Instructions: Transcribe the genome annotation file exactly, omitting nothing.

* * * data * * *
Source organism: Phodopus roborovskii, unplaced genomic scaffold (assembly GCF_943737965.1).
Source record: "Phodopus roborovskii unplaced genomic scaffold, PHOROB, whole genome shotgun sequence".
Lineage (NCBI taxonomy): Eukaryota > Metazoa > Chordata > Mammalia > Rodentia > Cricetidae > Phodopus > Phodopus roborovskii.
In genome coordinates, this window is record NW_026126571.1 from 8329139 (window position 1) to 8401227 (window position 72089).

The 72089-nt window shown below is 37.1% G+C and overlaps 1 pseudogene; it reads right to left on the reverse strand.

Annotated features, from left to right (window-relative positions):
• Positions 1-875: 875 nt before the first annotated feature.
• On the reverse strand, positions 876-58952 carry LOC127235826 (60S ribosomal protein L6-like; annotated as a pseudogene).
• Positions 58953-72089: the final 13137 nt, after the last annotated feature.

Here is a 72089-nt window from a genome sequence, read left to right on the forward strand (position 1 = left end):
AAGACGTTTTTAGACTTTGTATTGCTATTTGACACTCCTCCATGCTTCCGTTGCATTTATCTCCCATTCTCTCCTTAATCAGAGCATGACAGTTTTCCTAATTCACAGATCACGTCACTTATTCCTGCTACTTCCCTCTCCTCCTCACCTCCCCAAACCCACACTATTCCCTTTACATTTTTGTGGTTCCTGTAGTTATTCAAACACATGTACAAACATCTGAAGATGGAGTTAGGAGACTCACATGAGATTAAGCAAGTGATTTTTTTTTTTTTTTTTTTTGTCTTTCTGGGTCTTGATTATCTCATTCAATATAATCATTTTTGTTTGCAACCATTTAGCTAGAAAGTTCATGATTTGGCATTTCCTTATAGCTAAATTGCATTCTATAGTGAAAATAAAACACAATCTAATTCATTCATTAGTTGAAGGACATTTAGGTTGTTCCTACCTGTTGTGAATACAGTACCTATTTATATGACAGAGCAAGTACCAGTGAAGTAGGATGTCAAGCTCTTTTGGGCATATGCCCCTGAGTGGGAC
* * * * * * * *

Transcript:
Source organism: Phodopus roborovskii, unplaced genomic scaffold (assembly GCF_943737965.1).
Source record: "Phodopus roborovskii unplaced genomic scaffold, PHOROB, whole genome shotgun sequence".
Lineage (NCBI taxonomy): Eukaryota > Metazoa > Chordata > Mammalia > Rodentia > Cricetidae > Phodopus > Phodopus roborovskii.
In genome coordinates, this window is record NW_026126571.1 from 8329139 (window position 1) to 8401227 (window position 72089).

The 72089-nt window shown below is 37.1% G+C and overlaps 1 pseudogene; it reads right to left on the reverse strand.

Annotated features, from left to right (window-relative positions):
• Positions 1-875: 875 nt before the first annotated feature.
• On the reverse strand, positions 876-58952 carry LOC127235826 (60S ribosomal protein L6-like; annotated as a pseudogene).
• Positions 58953-72089: the final 13137 nt, after the last annotated feature.

Here is a 72089-nt window from a genome sequence, read left to right on the forward strand (position 1 = left end):
AAGACGTTTTTAGACTTTGTATTGCTATTTGACACTCCTCCATGCTTCCGTTGCATTTATCTCCCATTCTCTCCTTAATCAGAGCATGACAGTTTTCCTAATTCACAGATCACGTCACTTATTCCTGCTACTTCCCTCTCCTCCTCACCTCCCCAAACCCACACTATTCCCTTTACATTTTTGTGGTTCCTGTAGTTATTCAAACACATGTACAAACATCTGAAGATGGAGTTAGGAGACTCACATGAGATTAAGCAAGTGATTTTTTTTTTTTTTTTTTTTGTCTTTCTGGGTCTTGATTATCTCATTCAATATAATCATTTTTGTTTGCAACCATTTAGCTAGAAAGTTCATGATTTGGCATTTCCTTATAGCTAAATTGCATTCTATAGTGAAAATAAAACACAATCTAATTCATTCATTAGTTGAAGGACATTTAGGTTGTTCCTACCTGTTGTGAATACAGTACCTATTTATATGACAGAGCAAGTACCAGTGAAGTAGGATGTCAAGCTCTTTTGGGCATATGCCCCTGAGTGGGAC